The risks are, of course, that Iran grabs the Shia south, that the Sunni portion of the country becomes dominated by Al Qaeda, that perhaps Kurdish instability destabilizes the border with Turkey.
You might have a regional conflict where we have to go back again with more troops.
Anyone looking at a decision like this has to say, "How do you minimize the casualties to Americans throughout the world, our military and other casualties?" And in my view, to minimize those casualties, to reduce the risks, it's better now to put in an additional five brigades than it is to say, "Hey, let's pull out or let's divide into multiple parts."
That's an option that's always available down the road, but right now, the only option we have that really has prospects for securing the country and maintaining a central government with power over these sub-states is by supporting it with a troop surge that can bring stability, hopefully, to the people of Baghdad.
Stephanopoulos: The president announced a nuclear deal with North Korea this week.
Is it a good deal?
Mitt Romney: Well, I'm hopeful that the key to the deal, which is additional inspectors, IAEA inspectors, will let us determine whether or not they're cheating, because I think the experience that we've had with North Korea is just like the last time that President Clinton entered into an agreed framework, that the North Koreans cheat.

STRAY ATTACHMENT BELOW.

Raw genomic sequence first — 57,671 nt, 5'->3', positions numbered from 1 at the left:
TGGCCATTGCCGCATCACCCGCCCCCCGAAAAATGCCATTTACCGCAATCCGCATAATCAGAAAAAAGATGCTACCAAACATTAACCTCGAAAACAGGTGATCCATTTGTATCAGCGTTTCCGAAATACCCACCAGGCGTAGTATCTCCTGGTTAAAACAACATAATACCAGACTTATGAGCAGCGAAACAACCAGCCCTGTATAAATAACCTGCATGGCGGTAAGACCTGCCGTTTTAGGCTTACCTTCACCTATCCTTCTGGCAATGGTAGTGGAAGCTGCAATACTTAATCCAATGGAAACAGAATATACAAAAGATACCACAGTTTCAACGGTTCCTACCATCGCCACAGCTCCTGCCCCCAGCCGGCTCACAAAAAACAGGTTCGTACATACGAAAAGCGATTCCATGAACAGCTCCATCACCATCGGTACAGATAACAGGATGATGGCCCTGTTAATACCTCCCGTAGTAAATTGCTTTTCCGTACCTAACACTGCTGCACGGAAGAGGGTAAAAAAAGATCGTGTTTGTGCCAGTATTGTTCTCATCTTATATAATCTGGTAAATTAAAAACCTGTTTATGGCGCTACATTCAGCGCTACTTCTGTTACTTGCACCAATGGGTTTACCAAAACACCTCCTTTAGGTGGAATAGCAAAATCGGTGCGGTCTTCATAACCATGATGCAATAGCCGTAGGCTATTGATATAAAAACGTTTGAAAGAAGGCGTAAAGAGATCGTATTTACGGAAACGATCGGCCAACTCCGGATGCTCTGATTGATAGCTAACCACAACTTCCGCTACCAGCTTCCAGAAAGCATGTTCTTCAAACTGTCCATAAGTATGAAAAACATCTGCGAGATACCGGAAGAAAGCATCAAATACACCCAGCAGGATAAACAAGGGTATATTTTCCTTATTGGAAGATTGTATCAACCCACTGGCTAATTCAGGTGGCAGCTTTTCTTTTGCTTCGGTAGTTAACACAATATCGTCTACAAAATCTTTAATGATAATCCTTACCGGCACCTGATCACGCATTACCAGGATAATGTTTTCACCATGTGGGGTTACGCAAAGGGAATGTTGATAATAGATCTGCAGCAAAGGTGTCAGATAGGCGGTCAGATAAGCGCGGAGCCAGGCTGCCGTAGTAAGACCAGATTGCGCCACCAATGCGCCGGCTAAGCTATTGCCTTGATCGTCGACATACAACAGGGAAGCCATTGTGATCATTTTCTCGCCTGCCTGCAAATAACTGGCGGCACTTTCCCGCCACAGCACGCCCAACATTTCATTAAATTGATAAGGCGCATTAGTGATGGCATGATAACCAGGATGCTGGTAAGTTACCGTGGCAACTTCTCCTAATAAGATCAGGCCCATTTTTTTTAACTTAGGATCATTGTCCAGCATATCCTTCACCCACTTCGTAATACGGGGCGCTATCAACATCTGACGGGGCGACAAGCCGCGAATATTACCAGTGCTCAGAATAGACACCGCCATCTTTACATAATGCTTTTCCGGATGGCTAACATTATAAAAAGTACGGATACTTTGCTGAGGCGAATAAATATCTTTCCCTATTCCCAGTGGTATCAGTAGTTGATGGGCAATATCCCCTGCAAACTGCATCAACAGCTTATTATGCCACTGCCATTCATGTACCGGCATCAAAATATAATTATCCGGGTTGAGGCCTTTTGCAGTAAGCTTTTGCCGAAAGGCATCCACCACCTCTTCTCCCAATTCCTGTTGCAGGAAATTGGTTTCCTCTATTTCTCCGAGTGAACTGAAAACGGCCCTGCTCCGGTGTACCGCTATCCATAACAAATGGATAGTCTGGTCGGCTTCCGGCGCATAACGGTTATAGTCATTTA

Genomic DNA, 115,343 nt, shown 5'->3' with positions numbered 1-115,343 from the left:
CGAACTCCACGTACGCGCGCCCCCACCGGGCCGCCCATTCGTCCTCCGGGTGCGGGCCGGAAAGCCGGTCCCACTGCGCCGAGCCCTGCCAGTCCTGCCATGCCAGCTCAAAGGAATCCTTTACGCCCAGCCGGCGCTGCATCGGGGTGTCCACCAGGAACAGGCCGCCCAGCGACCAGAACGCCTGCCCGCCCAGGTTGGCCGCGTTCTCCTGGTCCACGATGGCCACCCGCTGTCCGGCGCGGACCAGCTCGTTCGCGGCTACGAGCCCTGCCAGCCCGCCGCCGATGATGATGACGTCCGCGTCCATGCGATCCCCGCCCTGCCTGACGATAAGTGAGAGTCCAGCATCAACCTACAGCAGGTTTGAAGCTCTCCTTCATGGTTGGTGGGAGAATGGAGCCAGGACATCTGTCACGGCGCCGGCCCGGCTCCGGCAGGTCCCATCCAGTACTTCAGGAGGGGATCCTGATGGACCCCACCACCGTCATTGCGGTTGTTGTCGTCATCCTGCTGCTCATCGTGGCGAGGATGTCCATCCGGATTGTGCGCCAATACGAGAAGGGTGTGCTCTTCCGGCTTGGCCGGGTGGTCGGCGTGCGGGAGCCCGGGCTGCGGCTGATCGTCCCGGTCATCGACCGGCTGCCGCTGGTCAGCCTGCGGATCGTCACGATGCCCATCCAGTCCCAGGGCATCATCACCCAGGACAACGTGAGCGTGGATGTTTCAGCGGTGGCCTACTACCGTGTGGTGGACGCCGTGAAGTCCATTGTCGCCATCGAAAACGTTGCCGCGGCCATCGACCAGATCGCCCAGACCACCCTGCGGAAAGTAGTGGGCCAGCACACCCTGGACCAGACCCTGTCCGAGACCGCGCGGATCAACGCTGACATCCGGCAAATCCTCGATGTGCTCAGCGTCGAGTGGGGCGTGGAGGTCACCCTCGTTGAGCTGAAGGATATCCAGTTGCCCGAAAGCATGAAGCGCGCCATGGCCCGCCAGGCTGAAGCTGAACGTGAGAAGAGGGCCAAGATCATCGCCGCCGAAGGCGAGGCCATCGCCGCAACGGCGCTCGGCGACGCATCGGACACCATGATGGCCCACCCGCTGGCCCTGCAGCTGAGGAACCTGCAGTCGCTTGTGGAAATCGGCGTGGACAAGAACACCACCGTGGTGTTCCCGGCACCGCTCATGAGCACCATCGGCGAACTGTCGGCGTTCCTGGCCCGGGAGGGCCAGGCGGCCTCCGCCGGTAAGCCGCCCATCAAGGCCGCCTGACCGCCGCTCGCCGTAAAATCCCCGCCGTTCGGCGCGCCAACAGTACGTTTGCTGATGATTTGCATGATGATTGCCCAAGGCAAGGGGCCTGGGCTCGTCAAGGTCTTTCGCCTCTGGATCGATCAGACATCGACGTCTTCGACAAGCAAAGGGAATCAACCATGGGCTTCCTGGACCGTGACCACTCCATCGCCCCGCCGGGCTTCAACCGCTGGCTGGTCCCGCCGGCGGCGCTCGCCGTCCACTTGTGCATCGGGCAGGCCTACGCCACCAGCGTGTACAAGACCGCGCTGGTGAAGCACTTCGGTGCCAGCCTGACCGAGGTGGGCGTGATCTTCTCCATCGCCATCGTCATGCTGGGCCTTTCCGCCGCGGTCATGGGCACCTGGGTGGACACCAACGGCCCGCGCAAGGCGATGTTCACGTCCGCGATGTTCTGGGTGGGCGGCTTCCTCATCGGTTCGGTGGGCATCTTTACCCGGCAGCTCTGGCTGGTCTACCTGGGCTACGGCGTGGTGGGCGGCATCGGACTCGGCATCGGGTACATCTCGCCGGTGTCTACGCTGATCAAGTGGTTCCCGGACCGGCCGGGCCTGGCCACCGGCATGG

They take advantage of the heavy oil they got, they take advantage of the nuclear reactors they get, they use those things for their country's benefit, but then they continue with their nuclear proliferation efforts.
And in this case, I think we have to recognize that given their history, the key to this agreement being a step forward or, instead, a step back is whether or not there will be adequate IAEA inspections.
Stephanopoulos: But because of that history, others like John Bolton, the president's own former U.N. ambassador, say it's a bad deal, we're actually rewarding North Korea for bad behavior when we know they cheated in the past.
Mitt Romney: Well, I want to see the final agreement. I want to see how the T's are crossed and the I's are dotted. I'm not going to tell you whether right now it's a good agreement, but I know what the problem is in the agreement, and that is unless the IAEA has the kind of inspections that we can be sure they're not cheating, then it would not be a step forward, and that's going to be critical.
For instance, we had agreements with Saddam Hussein and then he just didn't honor them. And we had agreements with North Korea, they decided not to honor.
Inspection is the key. Of course, we want to trust people, but we want to verify, as well.
Stephanopoulos: Would you take the risk with this deal?
Mitt Romney: Well, it depends on whether we have adequate inspections. If we have adequate inspections and if they're going to shut down their nuclear reactor, if they will do those two things, then that's a positive development.
But if they're going to not allow inspections throughout the country, then that's not something which is going to work for us.
Stephanopoulos: Senator Clinton took to the Senate floor earlier this week and said the president does not have the authority he needs to take military action against Iran.
Do you agree?